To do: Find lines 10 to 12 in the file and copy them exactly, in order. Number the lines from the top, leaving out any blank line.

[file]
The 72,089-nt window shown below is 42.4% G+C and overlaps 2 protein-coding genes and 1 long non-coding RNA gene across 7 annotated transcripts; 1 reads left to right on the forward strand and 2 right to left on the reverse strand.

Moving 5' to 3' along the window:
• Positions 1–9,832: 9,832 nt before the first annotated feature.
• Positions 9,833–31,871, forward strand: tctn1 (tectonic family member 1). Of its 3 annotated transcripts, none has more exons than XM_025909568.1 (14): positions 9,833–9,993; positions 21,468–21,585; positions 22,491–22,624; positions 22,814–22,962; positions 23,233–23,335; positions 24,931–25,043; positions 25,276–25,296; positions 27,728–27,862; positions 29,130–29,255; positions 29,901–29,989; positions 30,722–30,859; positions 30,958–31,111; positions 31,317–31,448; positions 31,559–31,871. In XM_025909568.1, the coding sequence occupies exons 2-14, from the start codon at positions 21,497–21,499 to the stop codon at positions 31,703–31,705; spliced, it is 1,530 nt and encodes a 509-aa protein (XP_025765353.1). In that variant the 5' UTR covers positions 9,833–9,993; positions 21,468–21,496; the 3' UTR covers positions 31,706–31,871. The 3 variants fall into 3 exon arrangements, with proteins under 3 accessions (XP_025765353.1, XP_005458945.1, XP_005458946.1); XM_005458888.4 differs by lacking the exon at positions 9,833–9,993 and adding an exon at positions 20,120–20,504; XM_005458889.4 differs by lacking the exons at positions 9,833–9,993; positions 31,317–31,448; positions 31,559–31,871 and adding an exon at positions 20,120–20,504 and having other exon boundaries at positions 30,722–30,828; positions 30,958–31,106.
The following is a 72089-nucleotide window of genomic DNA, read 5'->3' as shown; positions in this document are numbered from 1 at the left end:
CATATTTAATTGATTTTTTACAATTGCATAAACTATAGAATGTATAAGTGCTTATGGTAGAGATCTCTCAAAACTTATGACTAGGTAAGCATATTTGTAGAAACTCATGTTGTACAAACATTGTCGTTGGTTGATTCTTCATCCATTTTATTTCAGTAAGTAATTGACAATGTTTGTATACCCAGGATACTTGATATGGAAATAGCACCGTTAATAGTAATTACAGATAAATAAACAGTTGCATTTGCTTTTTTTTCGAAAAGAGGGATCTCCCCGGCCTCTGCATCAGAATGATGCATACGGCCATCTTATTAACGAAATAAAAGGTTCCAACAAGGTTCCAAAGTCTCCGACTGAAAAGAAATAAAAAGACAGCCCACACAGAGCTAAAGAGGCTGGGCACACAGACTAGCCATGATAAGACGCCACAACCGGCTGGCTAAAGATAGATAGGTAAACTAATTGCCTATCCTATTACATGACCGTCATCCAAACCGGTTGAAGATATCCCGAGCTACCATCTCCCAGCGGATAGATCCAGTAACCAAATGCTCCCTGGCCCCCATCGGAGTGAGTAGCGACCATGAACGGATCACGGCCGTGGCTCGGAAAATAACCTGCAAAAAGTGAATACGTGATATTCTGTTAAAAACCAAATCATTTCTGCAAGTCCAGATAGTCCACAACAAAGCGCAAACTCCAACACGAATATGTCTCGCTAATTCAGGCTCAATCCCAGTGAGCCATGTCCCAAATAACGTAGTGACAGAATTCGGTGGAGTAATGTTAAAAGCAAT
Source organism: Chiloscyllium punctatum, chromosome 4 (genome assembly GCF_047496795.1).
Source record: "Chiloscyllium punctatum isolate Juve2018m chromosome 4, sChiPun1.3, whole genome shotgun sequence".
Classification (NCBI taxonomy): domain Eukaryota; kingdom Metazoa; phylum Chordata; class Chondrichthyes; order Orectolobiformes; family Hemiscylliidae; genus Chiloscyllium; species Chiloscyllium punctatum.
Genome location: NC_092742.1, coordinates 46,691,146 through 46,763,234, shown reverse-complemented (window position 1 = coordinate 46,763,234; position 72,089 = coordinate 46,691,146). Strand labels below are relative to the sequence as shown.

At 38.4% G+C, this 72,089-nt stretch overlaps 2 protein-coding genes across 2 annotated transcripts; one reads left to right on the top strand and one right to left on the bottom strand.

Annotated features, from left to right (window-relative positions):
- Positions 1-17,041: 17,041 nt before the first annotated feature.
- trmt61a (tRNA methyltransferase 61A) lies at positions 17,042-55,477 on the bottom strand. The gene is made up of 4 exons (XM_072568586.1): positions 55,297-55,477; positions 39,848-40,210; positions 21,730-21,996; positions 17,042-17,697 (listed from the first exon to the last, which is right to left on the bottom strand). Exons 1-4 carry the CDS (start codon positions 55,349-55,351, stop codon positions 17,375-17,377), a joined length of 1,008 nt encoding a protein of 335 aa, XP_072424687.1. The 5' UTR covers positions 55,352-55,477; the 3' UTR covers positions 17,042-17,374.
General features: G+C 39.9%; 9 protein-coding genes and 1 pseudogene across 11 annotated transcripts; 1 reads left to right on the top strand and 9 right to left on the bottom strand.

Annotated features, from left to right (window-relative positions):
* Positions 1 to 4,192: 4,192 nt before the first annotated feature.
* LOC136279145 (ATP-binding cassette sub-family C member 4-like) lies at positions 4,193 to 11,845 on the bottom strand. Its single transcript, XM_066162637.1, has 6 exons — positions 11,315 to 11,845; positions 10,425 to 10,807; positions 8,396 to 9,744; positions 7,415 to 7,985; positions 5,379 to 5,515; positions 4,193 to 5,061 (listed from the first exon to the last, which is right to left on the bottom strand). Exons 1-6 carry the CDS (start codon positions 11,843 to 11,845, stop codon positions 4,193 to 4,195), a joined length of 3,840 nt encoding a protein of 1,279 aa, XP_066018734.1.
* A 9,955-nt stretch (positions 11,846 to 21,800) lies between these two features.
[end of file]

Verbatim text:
Genome location: NC_092742.1, coordinates 46,691,146 through 46,763,234, shown reverse-complemented (window position 1 = coordinate 46,763,234; position 72,089 = coordinate 46,691,146). Strand labels below are relative to the sequence as shown.

At 38.4% G+C, this 72,089-nt stretch overlaps 2 protein-coding genes across 2 annotated transcripts; one reads left to right on the top strand and one right to left on the bottom strand.

Annotated features, from left to right (window-relative positions):